The Washington Post

But we must speak: The Rev. Bernice A. King on the calling of the Black church in this key hour.

Love and righteousn­ess must defeat inhumanity, daughter of MLK says


This is part of a series from The Washington Post exploring “The Future of the Black Church.”

On April 4, 1967, exactly one year before he was assassinat­ed, my father, the Rev. Martin Luther King Jr., stood in New York City’s famed Riverside Church, and, as a part of his speech opposing the Vietnam War, said these words:

“Even when pressed by the demands of inner truth, men do not easily assume the task of opposing their government’s policy, especially in time of war. Nor does the human spirit move without great difficulty against all the apathy of conformist thought within one’s own bosom and in the surroundin­g world. Moreover, when the issues at hand seem as perplexing as they often do in the case of this dreadful conflict, we are always on the verge of being mesmerized by uncertaint­y; but we must move on.”

It is imperative to note that my father did not allude to opposing a blue government’s policy or a red government’s policy and that he was not appealing to a conservati­ve ideology or to a liberal ideology. He spoke of the “demands of inner truth” and the “apathy of conformist thought,” forces that often battle within each of us and cause us to question whether we should stand for love and righteousn­ess or yield to inhumanity and hate.

In this speech, titled “A Time to Break Silence,” Daddy went on to say that “some of us who have already begun to break the silence of the night have found that the calling to speak is often a vocation of agony, but we must speak. We must speak with all the humility that is appropriat­e to our limited vision, but we must speak. And we must rejoice as well, for surely this is the first time in our nation’s history that a significan­t number of its religious leaders have chosen to move beyond the prophesyin­g of smooth patriotism to the high grounds of a firm dissent based upon the mandates of conscience and the reading of history.”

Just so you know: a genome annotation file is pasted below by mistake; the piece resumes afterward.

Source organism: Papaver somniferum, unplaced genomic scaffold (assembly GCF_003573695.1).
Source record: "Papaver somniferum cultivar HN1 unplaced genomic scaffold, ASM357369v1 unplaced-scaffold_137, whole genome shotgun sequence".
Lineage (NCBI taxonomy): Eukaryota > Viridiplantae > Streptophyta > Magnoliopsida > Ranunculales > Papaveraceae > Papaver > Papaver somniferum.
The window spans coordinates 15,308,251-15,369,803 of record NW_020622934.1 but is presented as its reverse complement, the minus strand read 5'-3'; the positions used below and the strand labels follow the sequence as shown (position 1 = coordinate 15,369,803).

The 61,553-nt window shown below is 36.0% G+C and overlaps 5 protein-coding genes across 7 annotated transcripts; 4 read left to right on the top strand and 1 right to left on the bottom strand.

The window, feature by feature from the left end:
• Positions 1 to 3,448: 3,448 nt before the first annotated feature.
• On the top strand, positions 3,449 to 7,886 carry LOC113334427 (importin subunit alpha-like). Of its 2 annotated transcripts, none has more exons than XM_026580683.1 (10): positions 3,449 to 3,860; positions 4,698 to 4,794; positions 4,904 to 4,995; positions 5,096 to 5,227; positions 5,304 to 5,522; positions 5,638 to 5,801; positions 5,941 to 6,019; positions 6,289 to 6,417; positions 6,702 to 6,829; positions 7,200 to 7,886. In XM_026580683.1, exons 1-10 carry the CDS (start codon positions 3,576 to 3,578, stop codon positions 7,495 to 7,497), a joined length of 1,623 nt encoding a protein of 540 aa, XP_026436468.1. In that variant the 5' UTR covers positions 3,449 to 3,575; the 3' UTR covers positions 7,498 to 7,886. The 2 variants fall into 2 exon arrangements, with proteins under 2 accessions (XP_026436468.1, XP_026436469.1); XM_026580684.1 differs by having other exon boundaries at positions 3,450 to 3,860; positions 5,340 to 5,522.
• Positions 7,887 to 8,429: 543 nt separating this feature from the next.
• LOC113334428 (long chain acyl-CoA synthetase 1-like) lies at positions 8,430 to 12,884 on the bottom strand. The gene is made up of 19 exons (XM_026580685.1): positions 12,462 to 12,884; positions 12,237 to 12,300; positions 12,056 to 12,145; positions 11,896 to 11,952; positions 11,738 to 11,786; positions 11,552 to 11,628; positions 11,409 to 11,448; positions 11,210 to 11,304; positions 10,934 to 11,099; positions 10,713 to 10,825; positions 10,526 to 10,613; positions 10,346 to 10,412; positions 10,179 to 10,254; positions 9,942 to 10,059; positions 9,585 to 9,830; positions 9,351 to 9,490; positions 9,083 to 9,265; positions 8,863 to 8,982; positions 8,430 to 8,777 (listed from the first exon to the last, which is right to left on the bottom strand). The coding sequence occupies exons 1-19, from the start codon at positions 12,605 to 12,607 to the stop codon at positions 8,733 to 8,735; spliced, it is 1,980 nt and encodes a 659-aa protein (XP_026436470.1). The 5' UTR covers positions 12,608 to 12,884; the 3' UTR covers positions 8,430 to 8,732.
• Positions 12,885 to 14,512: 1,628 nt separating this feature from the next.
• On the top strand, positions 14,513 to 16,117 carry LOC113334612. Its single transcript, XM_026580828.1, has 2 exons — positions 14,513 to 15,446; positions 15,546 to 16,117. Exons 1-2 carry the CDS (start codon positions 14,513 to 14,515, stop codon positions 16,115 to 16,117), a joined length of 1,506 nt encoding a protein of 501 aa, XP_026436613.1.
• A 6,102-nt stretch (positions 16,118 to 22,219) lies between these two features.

Fifty-four years later, the church, divinely called to be a city on a hill and a beacon of light when humanity is darkened by injustice and despair, finds itself in a quagmire of allegiance to political parties, debates over Jesus and justice, nationalis­m and colonized thinking. Therefore, when many who say they are aligned with the message and ministry of Jesus hear a call to conscience, that call goes unanswered, because their posture has been distorted by a diminished capacity to manifest the heart of Jesus. It becomes more and more difficult to speak on behalf of human beings who are violated by what my father called the “giant triplets of racism, materialis­m and militarism.”

But we must speak.

As it was during the civil rights movement of the 1950s and 1960s, no sector of the global church seems more pressed to speak and act on behalf of those described by Howard Thurman as the “disinherit­ed” than the Black church. Perhaps, that is because the Black church came to be because of the cruelty and antiChrist practices of many White people who lived under the banner, yet rejected the meaning, of “Christian.” The Black church, as glorious as it may be, was birthed from great pain and purposed to prophesy promise in the midst of great struggle.

The prophet Amos compels the Black church to be a voice and a vessel for justice. He said, “But let justice run down like water, and righteousn­ess like a mighty stream.”

The prophet Isaiah compels the Black church to be a voice and a vessel for justice. He said, “Learn to do good; Seek justice, Rebuke the oppressor; Defend the fatherless, Plead for the widow.”

Jesus, the author and finisher of our faith, compels the Black church to be a voice and a vessel for justice. He said, “You shall love the Lord your God with all your heart, with all your soul, and with all your mind.’ This is the first and great commandmen­t. And the second is like it: ‘ You shall love your neighbor as yourself.’ On these two commandmen­ts hang all the Law and the Prophets.”